Sigismund I the Old King of Poland

Sigismund I of Poland, of the Jagiellon dynasty, reigned as King of Poland and also as the Grand Duke of Lithuania from 1506 until 1548. Earlier, Sigismund had been invested as Duke of Silesia. A successful monarch and a great patron of arts, he established Polish suzerainty over Ducal Prussia and incorporated the duchy of Mazovia into the Polish state, securing the nation's wealth, culture and power.


January 11 is the 11th day of the year in the Gregorian calendar. 354 days remain until the end of the year.

Domenico Ghirlandaio Italian Renaissance painter from Florence

Domenico Ghirlandaio, also spelled as Ghirlandajo, was an Italian Renaissance painter born in Florence. Ghirlandaio was part of the so-called "third generation" of the Florentine Renaissance, along with Verrocchio, the Pollaiolo brothers and Sandro Botticelli. Ghirlandaio led a large and efficient workshop that included his brothers Davide Ghirlandaio and Benedetto Ghirlandaio, his brother-in-law Bastiano Mainardi from San Gimignano, and later his son Ridolfo Ghirlandaio. Many apprentices passed through Ghirlandaio's workshop, including the famous Michelangelo. Ghirlandaio's particular talent lay in his ability to posit depictions of contemporary life and portraits of contemporary people within the context of religious narratives, bringing him great popularity and many large commissions.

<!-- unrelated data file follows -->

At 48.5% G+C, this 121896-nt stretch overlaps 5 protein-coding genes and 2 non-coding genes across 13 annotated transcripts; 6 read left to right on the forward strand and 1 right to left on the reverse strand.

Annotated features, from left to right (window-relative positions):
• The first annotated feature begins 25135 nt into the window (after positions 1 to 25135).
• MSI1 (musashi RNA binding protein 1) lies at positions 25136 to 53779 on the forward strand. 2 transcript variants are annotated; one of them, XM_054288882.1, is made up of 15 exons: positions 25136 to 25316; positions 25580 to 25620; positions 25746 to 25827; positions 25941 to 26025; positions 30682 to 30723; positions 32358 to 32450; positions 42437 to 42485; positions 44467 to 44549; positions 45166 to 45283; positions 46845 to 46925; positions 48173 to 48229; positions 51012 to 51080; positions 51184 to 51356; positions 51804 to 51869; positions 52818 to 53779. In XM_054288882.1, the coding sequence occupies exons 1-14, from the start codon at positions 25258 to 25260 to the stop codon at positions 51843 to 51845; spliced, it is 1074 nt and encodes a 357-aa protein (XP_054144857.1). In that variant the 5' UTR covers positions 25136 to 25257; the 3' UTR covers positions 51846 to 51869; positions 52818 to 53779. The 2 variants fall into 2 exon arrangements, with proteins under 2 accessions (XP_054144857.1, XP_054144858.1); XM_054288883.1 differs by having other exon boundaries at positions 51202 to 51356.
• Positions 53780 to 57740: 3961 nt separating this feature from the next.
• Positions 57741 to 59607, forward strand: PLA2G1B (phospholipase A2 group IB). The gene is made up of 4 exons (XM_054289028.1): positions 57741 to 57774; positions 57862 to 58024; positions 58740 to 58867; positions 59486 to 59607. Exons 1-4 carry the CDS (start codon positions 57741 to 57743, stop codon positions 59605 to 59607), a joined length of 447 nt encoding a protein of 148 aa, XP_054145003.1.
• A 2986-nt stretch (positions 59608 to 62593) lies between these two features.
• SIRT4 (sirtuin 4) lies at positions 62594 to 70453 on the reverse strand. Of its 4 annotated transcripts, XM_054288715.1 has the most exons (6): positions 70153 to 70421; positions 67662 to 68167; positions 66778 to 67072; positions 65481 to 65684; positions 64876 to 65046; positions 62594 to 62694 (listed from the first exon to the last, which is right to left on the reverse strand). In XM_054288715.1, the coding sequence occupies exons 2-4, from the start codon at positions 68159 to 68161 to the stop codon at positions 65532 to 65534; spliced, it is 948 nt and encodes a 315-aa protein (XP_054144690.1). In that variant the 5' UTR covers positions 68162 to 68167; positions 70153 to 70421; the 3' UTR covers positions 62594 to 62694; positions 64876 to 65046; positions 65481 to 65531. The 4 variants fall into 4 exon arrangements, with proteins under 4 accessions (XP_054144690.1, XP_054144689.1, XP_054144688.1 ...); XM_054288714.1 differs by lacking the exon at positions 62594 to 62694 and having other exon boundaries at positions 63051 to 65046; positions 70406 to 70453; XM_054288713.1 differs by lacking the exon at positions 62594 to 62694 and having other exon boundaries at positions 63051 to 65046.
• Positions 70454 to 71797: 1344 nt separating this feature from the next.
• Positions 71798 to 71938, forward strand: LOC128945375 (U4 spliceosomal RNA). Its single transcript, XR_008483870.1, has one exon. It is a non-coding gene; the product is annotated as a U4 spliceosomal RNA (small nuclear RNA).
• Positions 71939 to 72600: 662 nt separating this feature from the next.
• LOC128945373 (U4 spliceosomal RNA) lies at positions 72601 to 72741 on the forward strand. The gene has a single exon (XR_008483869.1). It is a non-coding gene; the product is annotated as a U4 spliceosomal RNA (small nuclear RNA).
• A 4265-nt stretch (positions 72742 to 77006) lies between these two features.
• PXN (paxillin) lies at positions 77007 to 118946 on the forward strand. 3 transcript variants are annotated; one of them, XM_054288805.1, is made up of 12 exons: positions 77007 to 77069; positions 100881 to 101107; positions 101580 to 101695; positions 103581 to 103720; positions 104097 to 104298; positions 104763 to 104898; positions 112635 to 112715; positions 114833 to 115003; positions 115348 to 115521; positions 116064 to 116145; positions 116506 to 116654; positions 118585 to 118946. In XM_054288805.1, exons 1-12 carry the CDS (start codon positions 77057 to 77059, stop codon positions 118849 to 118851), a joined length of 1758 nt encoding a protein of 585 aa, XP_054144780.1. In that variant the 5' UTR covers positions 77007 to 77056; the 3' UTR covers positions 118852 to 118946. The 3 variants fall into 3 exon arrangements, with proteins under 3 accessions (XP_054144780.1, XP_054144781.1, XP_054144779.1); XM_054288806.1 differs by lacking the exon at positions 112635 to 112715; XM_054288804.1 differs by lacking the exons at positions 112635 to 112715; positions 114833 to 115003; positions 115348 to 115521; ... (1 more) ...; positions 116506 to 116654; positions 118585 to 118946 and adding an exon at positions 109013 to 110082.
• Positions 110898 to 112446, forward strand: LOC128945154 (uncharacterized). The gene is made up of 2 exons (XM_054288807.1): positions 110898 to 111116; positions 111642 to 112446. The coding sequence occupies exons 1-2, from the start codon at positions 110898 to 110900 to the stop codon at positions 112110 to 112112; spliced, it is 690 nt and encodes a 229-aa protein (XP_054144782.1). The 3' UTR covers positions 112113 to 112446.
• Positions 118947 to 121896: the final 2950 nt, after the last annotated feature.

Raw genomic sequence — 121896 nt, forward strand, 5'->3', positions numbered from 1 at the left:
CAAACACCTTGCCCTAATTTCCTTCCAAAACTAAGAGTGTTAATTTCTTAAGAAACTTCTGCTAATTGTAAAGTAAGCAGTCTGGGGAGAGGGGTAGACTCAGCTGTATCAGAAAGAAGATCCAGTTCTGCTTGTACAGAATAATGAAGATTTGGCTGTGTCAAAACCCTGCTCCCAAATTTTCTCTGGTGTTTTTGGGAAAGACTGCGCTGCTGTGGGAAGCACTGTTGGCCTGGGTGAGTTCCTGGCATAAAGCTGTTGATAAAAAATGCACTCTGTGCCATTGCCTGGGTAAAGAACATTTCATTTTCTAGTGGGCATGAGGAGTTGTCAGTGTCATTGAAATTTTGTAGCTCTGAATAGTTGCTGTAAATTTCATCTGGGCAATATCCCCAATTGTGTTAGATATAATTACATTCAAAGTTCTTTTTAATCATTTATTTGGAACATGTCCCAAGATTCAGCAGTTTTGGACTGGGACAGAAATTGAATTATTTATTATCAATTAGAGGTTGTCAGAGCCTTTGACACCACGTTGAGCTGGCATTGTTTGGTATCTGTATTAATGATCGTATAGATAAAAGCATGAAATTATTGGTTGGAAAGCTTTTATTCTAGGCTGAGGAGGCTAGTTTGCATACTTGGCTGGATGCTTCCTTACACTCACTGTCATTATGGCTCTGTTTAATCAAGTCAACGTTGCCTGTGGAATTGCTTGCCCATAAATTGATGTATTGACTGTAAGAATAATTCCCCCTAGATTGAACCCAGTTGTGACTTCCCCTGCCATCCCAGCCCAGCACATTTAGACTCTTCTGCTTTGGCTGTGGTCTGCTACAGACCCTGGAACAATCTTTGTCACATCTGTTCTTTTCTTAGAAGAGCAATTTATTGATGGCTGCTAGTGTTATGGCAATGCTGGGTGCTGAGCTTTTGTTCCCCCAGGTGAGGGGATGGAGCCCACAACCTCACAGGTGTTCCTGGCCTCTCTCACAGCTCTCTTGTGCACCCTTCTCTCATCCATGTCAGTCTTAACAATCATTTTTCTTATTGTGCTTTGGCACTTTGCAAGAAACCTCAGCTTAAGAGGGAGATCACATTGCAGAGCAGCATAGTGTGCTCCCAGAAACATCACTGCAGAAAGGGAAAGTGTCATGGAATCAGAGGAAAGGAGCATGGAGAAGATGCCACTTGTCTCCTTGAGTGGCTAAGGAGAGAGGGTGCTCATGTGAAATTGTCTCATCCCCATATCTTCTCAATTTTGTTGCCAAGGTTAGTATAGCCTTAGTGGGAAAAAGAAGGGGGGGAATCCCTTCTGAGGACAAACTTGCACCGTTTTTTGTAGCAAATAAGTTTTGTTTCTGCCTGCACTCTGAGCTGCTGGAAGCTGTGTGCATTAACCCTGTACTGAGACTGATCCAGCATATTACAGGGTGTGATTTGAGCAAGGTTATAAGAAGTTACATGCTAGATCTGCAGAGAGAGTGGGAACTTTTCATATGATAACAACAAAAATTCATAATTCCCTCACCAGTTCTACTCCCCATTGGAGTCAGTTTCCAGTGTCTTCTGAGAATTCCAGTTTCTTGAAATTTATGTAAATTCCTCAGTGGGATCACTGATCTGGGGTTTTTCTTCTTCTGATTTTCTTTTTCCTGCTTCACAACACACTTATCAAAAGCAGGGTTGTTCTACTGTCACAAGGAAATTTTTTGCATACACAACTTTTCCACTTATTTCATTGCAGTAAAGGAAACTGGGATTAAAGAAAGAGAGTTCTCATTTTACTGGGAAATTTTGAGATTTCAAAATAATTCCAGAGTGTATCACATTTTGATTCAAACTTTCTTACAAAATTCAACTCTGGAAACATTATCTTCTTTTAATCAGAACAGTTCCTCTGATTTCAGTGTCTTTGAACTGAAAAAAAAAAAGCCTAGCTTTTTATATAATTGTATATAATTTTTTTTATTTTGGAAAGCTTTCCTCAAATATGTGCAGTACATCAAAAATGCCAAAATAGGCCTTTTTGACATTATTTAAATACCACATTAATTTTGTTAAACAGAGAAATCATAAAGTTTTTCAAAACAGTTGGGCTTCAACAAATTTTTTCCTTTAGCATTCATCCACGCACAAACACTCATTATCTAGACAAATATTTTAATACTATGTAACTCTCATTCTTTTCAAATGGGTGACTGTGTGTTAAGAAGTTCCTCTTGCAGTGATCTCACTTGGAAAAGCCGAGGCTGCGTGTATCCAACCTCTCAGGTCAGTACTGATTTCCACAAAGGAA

Year 1449 (MCDXLIX) was a common year starting on Wednesday of the Julian calendar.

Related Research Articles

1490s decade

The 1490s decade ran from January 1, 1490, to December 31, 1499.

1543 Year

Year 1543 (MDXLIII) was a common year starting on Monday of the Julian calendar. It is one of the years sometimes referred to as an "Annus mirabilis" because of its significant publications in science, considered the start of the scientific revolution.